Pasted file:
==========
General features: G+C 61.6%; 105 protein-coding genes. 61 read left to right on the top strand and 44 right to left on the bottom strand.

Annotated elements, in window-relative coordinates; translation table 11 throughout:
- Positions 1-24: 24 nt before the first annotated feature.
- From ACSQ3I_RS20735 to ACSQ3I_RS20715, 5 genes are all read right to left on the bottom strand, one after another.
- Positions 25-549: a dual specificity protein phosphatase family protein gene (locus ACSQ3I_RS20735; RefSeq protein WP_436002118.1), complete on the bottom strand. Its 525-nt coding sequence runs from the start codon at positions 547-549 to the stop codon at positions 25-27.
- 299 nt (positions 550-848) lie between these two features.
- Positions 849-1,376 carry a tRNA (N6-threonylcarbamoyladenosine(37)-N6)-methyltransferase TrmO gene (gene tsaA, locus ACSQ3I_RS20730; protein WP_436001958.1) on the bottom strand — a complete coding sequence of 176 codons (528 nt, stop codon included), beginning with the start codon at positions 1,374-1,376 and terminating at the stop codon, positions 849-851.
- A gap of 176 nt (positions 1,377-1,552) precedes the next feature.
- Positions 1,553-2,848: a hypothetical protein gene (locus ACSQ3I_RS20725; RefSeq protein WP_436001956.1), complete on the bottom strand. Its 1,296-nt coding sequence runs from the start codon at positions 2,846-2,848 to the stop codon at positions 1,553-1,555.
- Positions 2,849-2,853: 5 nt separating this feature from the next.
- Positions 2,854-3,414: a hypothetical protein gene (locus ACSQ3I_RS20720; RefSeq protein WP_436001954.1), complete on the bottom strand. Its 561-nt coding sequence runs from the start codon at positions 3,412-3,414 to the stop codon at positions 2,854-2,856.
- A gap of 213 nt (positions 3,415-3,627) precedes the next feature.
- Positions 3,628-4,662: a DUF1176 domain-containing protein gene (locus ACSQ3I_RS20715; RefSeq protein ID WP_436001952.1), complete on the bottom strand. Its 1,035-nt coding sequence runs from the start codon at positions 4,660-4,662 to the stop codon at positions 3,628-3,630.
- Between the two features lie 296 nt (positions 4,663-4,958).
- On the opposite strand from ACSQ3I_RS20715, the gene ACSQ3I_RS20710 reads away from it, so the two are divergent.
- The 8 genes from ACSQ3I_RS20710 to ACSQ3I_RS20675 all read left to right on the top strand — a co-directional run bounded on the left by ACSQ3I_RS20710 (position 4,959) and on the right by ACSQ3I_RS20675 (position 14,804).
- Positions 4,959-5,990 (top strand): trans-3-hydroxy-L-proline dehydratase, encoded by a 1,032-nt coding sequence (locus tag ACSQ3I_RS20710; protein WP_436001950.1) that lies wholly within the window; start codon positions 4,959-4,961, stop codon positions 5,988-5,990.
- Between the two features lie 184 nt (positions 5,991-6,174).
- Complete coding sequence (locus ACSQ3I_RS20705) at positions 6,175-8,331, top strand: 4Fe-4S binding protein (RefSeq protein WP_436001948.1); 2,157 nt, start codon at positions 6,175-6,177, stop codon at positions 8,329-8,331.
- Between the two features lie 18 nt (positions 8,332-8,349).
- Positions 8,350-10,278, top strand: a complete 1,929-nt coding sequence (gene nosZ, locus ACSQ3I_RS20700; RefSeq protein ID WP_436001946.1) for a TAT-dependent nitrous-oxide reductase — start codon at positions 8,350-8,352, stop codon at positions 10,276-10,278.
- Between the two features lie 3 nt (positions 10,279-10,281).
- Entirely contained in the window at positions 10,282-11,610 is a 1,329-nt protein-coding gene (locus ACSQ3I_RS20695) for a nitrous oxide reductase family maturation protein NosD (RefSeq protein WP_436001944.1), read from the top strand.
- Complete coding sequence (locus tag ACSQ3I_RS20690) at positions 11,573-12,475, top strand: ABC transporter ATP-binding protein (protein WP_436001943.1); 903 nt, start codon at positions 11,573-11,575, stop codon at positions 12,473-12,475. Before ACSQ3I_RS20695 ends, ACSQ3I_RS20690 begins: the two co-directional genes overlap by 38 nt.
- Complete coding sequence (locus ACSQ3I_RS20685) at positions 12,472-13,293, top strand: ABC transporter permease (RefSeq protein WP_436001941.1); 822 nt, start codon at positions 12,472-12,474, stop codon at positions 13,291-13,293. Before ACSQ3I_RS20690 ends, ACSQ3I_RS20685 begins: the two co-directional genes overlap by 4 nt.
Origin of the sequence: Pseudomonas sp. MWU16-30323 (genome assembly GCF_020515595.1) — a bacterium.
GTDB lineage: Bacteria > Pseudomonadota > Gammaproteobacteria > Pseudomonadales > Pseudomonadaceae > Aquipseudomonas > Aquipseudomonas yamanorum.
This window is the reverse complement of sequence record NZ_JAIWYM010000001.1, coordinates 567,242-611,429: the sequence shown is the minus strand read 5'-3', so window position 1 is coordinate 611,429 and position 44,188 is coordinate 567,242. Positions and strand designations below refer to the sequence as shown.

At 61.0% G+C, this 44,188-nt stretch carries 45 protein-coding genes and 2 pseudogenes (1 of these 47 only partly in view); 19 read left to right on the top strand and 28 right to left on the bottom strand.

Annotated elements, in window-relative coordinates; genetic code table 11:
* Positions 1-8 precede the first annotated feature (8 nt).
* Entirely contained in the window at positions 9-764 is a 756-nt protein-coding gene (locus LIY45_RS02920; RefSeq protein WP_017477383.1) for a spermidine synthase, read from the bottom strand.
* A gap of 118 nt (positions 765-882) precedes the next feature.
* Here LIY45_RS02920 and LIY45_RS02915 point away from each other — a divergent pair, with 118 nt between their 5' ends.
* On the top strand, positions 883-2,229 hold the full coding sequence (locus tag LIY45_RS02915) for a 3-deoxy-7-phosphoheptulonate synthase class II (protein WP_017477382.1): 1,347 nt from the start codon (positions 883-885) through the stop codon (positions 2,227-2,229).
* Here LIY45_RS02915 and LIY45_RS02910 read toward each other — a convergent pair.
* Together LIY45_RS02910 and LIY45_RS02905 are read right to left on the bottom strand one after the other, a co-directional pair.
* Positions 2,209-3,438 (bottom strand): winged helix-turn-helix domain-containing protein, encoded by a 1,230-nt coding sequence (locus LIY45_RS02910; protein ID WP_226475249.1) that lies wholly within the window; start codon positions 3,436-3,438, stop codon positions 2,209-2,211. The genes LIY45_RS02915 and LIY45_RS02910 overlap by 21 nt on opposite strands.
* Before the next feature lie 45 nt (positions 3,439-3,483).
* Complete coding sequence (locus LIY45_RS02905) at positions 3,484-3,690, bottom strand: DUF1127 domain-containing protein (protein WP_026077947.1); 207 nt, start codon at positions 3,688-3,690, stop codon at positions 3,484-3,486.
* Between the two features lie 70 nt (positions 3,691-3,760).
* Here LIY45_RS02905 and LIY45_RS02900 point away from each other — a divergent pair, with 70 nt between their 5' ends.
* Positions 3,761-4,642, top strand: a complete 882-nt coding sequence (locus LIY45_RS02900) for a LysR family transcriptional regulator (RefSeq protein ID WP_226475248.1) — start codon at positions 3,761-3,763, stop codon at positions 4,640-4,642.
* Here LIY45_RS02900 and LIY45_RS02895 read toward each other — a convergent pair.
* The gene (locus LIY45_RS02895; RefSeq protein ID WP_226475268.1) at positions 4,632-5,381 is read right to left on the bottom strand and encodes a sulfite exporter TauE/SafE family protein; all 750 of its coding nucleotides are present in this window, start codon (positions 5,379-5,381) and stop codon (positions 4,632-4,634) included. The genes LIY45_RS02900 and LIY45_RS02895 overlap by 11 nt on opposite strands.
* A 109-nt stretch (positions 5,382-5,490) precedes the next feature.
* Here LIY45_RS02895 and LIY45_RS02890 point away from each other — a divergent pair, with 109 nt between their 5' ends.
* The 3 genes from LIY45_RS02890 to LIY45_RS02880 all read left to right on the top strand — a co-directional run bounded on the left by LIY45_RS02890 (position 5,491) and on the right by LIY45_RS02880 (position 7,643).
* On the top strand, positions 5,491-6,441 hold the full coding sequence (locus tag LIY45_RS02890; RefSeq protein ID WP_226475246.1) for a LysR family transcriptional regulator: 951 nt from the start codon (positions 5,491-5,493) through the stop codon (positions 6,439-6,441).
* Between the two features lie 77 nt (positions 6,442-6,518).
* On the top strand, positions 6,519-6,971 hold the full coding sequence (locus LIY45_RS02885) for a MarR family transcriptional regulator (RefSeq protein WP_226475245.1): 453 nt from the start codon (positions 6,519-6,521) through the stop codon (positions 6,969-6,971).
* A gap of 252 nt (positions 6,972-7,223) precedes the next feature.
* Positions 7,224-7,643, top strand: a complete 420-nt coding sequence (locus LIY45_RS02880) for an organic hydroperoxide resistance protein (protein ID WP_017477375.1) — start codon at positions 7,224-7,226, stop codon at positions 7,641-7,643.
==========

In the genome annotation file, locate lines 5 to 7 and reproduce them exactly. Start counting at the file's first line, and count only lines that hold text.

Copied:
- Positions 25-549: a dual specificity protein phosphatase family protein gene (locus ACSQ3I_RS20735; RefSeq protein WP_436002118.1), complete on the bottom strand. Its 525-nt coding sequence runs from the start codon at positions 547-549 to the stop codon at positions 25-27.
- 299 nt (positions 550-848) lie between these two features.
- Positions 849-1,376 carry a tRNA (N6-threonylcarbamoyladenosine(37)-N6)-methyltransferase TrmO gene (gene tsaA, locus ACSQ3I_RS20730; protein WP_436001958.1) on the bottom strand — a complete coding sequence of 176 codons (528 nt, stop codon included), beginning with the start codon at positions 1,374-1,376 and terminating at the stop codon, positions 849-851.